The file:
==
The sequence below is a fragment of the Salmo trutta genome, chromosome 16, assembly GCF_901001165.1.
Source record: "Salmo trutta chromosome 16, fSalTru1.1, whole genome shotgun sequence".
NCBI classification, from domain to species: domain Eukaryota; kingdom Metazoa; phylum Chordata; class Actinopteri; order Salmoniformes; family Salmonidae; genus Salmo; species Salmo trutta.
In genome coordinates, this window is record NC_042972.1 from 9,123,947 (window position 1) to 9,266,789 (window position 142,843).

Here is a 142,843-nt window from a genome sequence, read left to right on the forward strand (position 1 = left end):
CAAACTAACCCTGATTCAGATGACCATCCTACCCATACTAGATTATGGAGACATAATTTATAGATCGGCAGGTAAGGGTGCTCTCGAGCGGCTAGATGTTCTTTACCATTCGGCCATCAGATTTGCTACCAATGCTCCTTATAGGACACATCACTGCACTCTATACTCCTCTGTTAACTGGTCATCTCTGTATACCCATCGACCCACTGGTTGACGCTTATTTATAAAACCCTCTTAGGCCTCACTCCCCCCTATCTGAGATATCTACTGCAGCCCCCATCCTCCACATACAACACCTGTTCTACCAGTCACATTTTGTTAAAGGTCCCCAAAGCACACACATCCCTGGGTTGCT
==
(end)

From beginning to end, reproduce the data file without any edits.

The sequence below is a fragment of the Salmo trutta genome, chromosome 16, assembly GCF_901001165.1.
Source record: "Salmo trutta chromosome 16, fSalTru1.1, whole genome shotgun sequence".
NCBI classification, from domain to species: domain Eukaryota; kingdom Metazoa; phylum Chordata; class Actinopteri; order Salmoniformes; family Salmonidae; genus Salmo; species Salmo trutta.
In genome coordinates, this window is record NC_042972.1 from 9,123,947 (window position 1) to 9,266,789 (window position 142,843).

Here is a 142,843-nt window from a genome sequence, read left to right on the forward strand (position 1 = left end):
CAAACTAACCCTGATTCAGATGACCATCCTACCCATACTAGATTATGGAGACATAATTTATAGATCGGCAGGTAAGGGTGCTCTCGAGCGGCTAGATGTTCTTTACCATTCGGCCATCAGATTTGCTACCAATGCTCCTTATAGGACACATCACTGCACTCTATACTCCTCTGTTAACTGGTCATCTCTGTATACCCATCGACCCACTGGTTGACGCTTATTTATAAAACCCTCTTAGGCCTCACTCCCCCCTATCTGAGATATCTACTGCAGCCCCCATCCTCCACATACAACACCTGTTCTACCAGTCACATTTTGTTAAAGGTCCCCAAAGCACACACATCCCTGGGTTGCT